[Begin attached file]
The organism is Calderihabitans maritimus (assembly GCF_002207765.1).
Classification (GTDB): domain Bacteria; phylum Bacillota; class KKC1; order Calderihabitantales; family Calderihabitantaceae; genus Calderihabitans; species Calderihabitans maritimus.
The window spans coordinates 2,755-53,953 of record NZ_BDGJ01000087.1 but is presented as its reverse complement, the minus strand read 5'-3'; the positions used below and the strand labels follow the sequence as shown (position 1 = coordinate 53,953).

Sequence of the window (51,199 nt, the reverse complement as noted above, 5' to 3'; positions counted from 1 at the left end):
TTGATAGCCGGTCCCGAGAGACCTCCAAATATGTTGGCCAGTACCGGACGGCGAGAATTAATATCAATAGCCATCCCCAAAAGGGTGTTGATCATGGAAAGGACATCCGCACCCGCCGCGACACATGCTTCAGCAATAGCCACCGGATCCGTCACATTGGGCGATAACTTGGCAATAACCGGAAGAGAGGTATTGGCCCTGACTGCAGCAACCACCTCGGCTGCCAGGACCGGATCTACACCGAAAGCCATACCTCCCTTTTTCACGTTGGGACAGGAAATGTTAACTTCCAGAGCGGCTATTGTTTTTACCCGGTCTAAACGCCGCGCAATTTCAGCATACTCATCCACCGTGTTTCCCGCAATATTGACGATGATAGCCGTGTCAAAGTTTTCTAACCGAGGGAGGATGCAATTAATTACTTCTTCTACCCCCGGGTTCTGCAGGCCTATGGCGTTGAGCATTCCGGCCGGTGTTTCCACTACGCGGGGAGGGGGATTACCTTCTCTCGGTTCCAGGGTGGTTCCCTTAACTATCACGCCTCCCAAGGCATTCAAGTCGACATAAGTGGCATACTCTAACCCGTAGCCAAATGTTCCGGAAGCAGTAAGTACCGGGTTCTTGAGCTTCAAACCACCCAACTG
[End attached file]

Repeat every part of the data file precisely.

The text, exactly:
The organism is Calderihabitans maritimus (assembly GCF_002207765.1).
Classification (GTDB): domain Bacteria; phylum Bacillota; class KKC1; order Calderihabitantales; family Calderihabitantaceae; genus Calderihabitans; species Calderihabitans maritimus.
The window spans coordinates 2,755-53,953 of record NZ_BDGJ01000087.1 but is presented as its reverse complement, the minus strand read 5'-3'; the positions used below and the strand labels follow the sequence as shown (position 1 = coordinate 53,953).

Sequence of the window (51,199 nt, the reverse complement as noted above, 5' to 3'; positions counted from 1 at the left end):
TTGATAGCCGGTCCCGAGAGACCTCCAAATATGTTGGCCAGTACCGGACGGCGAGAATTAATATCAATAGCCATCCCCAAAAGGGTGTTGATCATGGAAAGGACATCCGCACCCGCCGCGACACATGCTTCAGCAATAGCCACCGGATCCGTCACATTGGGCGATAACTTGGCAATAACCGGAAGAGAGGTATTGGCCCTGACTGCAGCAACCACCTCGGCTGCCAGGACCGGATCTACACCGAAAGCCATACCTCCCTTTTTCACGTTGGGACAGGAAATGTTAACTTCCAGAGCGGCTATTGTTTTTACCCGGTCTAAACGCCGCGCAATTTCAGCATACTCATCCACCGTGTTTCCCGCAATATTGACGATGATAGCCGTGTCAAAGTTTTCTAACCGAGGGAGGATGCAATTAATTACTTCTTCTACCCCCGGGTTCTGCAGGCCTATGGCGTTGAGCATTCCGGCCGGTGTTTCCACTACGCGGGGAGGGGGATTACCTTCTCTCGGTTCCAGGGTGGTTCCCTTAACTATCACGCCTCCCAAGGCATTCAAGTCGACATAAGTGGCATACTCTAACCCGTAGCCAAATGTTCCGGAAGCAGTAAGTACCGGGTTCTTGAGCTTCAAACCACCCAACTG